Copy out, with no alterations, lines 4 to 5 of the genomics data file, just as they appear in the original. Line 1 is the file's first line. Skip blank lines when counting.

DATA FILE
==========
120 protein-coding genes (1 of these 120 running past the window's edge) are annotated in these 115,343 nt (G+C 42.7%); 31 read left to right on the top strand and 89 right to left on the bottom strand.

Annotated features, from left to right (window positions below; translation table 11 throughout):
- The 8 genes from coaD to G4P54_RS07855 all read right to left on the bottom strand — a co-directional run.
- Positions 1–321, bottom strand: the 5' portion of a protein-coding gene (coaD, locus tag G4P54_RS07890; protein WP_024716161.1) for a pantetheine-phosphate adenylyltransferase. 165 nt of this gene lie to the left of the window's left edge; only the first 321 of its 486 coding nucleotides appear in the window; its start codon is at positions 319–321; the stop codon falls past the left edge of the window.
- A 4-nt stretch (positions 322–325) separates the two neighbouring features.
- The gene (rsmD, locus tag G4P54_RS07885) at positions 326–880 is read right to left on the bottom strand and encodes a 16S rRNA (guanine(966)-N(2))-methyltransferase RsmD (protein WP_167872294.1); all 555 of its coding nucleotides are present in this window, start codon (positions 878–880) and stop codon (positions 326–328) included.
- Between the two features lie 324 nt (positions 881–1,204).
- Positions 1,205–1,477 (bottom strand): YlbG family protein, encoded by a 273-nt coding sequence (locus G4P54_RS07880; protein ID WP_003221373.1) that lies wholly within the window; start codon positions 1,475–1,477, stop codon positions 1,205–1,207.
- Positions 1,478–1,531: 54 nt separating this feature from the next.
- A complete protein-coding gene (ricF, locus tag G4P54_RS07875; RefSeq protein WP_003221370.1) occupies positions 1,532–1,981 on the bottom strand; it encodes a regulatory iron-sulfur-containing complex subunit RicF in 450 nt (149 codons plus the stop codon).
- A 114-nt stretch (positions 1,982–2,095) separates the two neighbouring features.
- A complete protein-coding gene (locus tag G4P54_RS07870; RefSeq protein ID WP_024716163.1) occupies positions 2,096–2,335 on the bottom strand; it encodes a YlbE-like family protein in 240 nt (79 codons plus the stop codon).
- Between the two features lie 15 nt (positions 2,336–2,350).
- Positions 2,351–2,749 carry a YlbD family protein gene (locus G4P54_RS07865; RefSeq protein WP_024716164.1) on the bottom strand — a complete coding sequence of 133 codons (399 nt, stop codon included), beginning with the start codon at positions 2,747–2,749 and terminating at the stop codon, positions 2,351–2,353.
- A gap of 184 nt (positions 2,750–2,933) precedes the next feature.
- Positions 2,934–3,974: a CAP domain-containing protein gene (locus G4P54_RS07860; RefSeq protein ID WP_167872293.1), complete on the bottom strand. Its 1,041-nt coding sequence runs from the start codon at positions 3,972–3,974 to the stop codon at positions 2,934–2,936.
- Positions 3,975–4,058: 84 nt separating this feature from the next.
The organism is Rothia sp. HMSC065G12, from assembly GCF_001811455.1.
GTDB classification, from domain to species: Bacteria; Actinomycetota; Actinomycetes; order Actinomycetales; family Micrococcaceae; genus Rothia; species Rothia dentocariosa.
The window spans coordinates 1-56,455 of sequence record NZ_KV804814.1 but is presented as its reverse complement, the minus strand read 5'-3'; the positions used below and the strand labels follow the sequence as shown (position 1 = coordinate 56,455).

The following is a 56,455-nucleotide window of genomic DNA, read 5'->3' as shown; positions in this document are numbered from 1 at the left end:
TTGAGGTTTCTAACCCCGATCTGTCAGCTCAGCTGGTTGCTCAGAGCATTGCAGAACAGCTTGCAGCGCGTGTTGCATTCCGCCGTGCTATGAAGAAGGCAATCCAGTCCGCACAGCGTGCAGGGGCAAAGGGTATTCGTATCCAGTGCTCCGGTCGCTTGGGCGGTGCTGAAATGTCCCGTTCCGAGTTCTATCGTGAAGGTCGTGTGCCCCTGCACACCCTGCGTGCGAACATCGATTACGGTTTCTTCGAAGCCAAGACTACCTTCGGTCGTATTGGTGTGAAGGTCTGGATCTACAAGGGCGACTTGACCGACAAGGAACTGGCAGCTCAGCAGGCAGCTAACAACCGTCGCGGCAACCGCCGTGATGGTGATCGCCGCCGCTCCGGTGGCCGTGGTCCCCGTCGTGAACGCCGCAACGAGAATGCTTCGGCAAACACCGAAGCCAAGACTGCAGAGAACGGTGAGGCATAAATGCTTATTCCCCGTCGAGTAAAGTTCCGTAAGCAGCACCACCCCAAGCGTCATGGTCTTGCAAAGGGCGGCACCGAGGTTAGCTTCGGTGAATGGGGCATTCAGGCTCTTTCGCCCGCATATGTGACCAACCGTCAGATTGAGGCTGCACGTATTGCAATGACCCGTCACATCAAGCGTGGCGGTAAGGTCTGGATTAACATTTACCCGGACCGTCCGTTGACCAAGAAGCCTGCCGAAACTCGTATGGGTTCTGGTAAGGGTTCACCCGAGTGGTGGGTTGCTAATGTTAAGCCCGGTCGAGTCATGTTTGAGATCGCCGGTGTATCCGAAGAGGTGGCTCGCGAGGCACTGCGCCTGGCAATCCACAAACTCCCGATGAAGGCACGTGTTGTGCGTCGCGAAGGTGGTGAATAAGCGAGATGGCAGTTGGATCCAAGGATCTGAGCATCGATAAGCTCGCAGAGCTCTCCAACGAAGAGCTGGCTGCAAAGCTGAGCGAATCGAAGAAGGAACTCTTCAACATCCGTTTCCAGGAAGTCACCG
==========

- Positions 1–321, bottom strand: the 5' portion of a protein-coding gene (coaD, locus tag G4P54_RS07890; protein WP_024716161.1) for a pantetheine-phosphate adenylyltransferase. 165 nt of this gene lie to the left of the window's left edge; only the first 321 of its 486 coding nucleotides appear in the window; its start codon is at positions 319–321; the stop codon falls past the left edge of the window.
- A 4-nt stretch (positions 322–325) separates the two neighbouring features.